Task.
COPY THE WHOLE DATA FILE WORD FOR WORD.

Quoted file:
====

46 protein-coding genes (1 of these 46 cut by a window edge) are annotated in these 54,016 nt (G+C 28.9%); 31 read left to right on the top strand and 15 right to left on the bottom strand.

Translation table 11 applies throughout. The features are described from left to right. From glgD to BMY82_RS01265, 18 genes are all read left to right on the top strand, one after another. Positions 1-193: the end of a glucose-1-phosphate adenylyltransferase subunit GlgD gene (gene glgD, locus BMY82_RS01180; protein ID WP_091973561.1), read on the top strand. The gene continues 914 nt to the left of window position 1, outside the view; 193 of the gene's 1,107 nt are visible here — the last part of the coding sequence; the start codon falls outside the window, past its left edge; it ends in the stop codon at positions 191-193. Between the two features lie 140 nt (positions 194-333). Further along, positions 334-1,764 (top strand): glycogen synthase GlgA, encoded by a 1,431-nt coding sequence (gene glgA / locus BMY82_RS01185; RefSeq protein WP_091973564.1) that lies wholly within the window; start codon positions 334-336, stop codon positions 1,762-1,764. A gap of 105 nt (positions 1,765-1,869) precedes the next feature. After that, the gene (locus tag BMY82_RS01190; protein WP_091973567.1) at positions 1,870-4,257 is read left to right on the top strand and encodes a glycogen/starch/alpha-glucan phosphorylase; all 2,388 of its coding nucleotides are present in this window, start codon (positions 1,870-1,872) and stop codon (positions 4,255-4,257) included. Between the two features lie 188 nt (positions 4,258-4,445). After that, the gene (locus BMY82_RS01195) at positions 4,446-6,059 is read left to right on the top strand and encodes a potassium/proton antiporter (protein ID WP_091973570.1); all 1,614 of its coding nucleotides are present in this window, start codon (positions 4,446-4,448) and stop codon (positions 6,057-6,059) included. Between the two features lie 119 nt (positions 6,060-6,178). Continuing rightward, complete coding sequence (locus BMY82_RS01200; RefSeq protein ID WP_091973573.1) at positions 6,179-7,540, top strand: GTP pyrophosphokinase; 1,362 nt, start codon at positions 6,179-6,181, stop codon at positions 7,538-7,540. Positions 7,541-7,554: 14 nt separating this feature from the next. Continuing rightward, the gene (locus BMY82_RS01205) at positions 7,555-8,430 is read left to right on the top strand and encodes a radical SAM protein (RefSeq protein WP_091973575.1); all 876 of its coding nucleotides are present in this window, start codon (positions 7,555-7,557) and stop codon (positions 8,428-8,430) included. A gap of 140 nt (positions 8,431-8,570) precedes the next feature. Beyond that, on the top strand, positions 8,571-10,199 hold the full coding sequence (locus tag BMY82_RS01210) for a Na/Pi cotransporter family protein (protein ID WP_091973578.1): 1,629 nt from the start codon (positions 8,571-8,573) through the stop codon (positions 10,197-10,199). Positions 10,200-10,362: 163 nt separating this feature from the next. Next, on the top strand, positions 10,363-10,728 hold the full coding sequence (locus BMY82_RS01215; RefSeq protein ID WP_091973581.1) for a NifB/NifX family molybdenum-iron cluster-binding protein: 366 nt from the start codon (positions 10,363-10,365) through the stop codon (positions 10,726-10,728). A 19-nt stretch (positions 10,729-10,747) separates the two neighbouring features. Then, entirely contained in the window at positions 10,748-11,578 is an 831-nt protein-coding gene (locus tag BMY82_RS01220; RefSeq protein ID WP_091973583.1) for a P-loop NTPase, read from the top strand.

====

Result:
46 protein-coding genes (1 of these 46 cut by a window edge) are annotated in these 54,016 nt (G+C 28.9%); 31 read left to right on the top strand and 15 right to left on the bottom strand.

Translation table 11 applies throughout. The features are described from left to right. From glgD to BMY82_RS01265, 18 genes are all read left to right on the top strand, one after another. Positions 1-193: the end of a glucose-1-phosphate adenylyltransferase subunit GlgD gene (gene glgD, locus BMY82_RS01180; protein ID WP_091973561.1), read on the top strand. The gene continues 914 nt to the left of window position 1, outside the view; 193 of the gene's 1,107 nt are visible here — the last part of the coding sequence; the start codon falls outside the window, past its left edge; it ends in the stop codon at positions 191-193. Between the two features lie 140 nt (positions 194-333). Further along, positions 334-1,764 (top strand): glycogen synthase GlgA, encoded by a 1,431-nt coding sequence (gene glgA / locus BMY82_RS01185; RefSeq protein WP_091973564.1) that lies wholly within the window; start codon positions 334-336, stop codon positions 1,762-1,764. A gap of 105 nt (positions 1,765-1,869) precedes the next feature. After that, the gene (locus tag BMY82_RS01190; protein WP_091973567.1) at positions 1,870-4,257 is read left to right on the top strand and encodes a glycogen/starch/alpha-glucan phosphorylase; all 2,388 of its coding nucleotides are present in this window, start codon (positions 1,870-1,872) and stop codon (positions 4,255-4,257) included. Between the two features lie 188 nt (positions 4,258-4,445). After that, the gene (locus BMY82_RS01195) at positions 4,446-6,059 is read left to right on the top strand and encodes a potassium/proton antiporter (protein ID WP_091973570.1); all 1,614 of its coding nucleotides are present in this window, start codon (positions 4,446-4,448) and stop codon (positions 6,057-6,059) included. Between the two features lie 119 nt (positions 6,060-6,178). Continuing rightward, complete coding sequence (locus BMY82_RS01200; RefSeq protein ID WP_091973573.1) at positions 6,179-7,540, top strand: GTP pyrophosphokinase; 1,362 nt, start codon at positions 6,179-6,181, stop codon at positions 7,538-7,540. Positions 7,541-7,554: 14 nt separating this feature from the next. Continuing rightward, the gene (locus BMY82_RS01205) at positions 7,555-8,430 is read left to right on the top strand and encodes a radical SAM protein (RefSeq protein WP_091973575.1); all 876 of its coding nucleotides are present in this window, start codon (positions 7,555-7,557) and stop codon (positions 8,428-8,430) included. A gap of 140 nt (positions 8,431-8,570) precedes the next feature. Beyond that, on the top strand, positions 8,571-10,199 hold the full coding sequence (locus tag BMY82_RS01210) for a Na/Pi cotransporter family protein (protein ID WP_091973578.1): 1,629 nt from the start codon (positions 8,571-8,573) through the stop codon (positions 10,197-10,199). Positions 10,200-10,362: 163 nt separating this feature from the next. Next, on the top strand, positions 10,363-10,728 hold the full coding sequence (locus BMY82_RS01215; RefSeq protein ID WP_091973581.1) for a NifB/NifX family molybdenum-iron cluster-binding protein: 366 nt from the start codon (positions 10,363-10,365) through the stop codon (positions 10,726-10,728). A 19-nt stretch (positions 10,729-10,747) separates the two neighbouring features. Then, entirely contained in the window at positions 10,748-11,578 is an 831-nt protein-coding gene (locus tag BMY82_RS01220; RefSeq protein ID WP_091973583.1) for a P-loop NTPase, read from the top strand.